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In defense of "that's so gay"
The controversial expression “that’s so gay” is uttered by many tolerant high school students. It is an innocent idiom and should be the least of society’s concerns. Unfortunately, gay rights activists attack the phrase like it’s hate speech.
Certain activists see the word “gay” in the phrase literally and associate it with homosexuality. However, among our generation, the everyday understanding of the phrase has absolutely nothing to do with sexuality.
For example, when students say a homework assignment is “so gay”, they are saying that it is pointless. After all, can homework really have sexuality?
What students mean is that the assignment is “so pointless.” When they say the phrase, they do not equate “pointless” with “homosexuality” because they are commenting on a useless chore, not a sexual orientation.
I have uttered the expression many times. But it is ludicrous to say that I would mean anything other than the fact that an assignment was futile busywork.
Nonetheless, I have heard hateful speech at school. Whether justified by the Old Testament or an ignorant upbringing, there is hate speech to worry about. Those that hate based on ignorance and fear should be shamed.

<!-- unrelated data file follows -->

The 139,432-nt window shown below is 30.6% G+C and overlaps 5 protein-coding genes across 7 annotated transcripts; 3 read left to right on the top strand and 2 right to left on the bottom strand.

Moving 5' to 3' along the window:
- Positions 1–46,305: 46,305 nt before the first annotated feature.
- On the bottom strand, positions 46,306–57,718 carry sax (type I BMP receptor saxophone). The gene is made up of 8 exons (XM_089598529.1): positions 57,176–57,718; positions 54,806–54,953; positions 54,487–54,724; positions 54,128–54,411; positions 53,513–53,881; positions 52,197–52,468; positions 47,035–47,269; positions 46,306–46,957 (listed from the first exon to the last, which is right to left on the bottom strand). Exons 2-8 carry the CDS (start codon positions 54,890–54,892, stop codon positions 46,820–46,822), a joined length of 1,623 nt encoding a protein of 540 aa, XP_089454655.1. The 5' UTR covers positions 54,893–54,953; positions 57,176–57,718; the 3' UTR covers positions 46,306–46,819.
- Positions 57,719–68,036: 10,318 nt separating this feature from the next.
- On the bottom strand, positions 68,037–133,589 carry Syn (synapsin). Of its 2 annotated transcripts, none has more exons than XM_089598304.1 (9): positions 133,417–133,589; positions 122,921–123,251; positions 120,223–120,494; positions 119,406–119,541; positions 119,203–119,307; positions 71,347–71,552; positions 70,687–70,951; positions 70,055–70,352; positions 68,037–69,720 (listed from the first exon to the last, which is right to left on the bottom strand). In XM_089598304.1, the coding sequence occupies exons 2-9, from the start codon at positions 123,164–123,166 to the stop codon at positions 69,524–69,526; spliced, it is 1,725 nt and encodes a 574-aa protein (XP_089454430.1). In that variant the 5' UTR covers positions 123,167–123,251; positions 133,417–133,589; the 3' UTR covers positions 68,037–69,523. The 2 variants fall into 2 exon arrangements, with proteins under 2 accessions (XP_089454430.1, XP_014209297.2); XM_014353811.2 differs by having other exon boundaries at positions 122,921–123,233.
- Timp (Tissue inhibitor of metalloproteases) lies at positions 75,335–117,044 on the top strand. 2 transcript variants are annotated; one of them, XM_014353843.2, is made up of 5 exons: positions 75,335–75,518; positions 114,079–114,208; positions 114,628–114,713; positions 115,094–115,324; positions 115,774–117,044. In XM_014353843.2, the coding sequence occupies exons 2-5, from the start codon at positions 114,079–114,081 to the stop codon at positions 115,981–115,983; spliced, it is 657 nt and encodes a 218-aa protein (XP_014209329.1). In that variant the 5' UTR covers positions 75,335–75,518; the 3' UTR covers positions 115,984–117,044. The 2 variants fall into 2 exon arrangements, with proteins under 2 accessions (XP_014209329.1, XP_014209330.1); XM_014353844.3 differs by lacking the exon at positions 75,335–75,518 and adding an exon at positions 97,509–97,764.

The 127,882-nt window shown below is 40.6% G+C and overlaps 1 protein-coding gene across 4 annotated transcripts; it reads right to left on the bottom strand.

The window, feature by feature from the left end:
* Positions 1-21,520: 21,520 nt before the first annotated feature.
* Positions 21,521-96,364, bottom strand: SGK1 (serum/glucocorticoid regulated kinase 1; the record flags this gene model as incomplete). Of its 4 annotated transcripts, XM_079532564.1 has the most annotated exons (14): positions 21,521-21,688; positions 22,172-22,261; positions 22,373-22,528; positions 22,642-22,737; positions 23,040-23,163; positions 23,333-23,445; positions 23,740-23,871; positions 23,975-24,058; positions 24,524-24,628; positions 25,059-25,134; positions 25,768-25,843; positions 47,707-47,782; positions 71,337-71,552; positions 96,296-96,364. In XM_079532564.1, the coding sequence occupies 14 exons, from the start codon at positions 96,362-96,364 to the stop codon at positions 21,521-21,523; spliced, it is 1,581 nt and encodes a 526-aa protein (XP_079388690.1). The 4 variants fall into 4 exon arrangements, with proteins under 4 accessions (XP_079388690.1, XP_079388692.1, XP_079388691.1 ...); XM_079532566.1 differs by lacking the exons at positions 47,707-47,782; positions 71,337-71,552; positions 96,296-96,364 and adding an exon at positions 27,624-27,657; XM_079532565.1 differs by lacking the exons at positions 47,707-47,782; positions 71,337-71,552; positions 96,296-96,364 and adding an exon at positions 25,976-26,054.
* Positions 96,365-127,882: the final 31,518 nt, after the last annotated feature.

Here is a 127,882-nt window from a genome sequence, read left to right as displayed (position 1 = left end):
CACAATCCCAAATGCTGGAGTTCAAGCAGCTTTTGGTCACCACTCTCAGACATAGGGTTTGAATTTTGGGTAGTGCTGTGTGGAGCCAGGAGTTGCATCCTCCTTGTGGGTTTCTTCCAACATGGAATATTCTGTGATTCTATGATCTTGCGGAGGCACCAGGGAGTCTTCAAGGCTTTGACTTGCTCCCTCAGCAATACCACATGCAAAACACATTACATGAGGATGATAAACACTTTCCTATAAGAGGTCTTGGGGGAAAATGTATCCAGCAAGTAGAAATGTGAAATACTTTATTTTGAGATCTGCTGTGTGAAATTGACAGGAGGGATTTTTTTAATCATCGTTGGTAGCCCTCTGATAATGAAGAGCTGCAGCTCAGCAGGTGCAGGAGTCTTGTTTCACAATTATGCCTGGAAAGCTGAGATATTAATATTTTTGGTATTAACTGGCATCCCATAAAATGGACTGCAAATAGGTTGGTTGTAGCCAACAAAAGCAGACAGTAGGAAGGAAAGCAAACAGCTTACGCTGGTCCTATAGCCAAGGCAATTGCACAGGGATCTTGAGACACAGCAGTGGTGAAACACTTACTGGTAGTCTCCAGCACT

However, those who use innocent slang should be left alone.
In our society, we focus on addressing harmful actions. That is why the police are supposed to focus on preventing drunk driving, not jay walking.
Likewise, students who say “that’s so gay” do not violate other students’ right, according to my high school's Agenda, “to be in an environment free of discrimination.” The phrase also does not create “a hostile, offensive or intimidating environment based on … sexual orientation” because the phrase does not describe people.
The Agenda rightfully focuses on actions harmful to students. The phrase does not discriminate because it is free of homophobic meaning. While certain gay rights advocates see an ignorant, hateful expression, I see teenage slang unrelated to homosexuality.
But to those who are offended by my words, I regret my inarticulate speech habits. I hope you will forgive my own and others’ politically incorrect speech: we are not your enemies.
But attacking students’ harmless slang? That’s so pointless.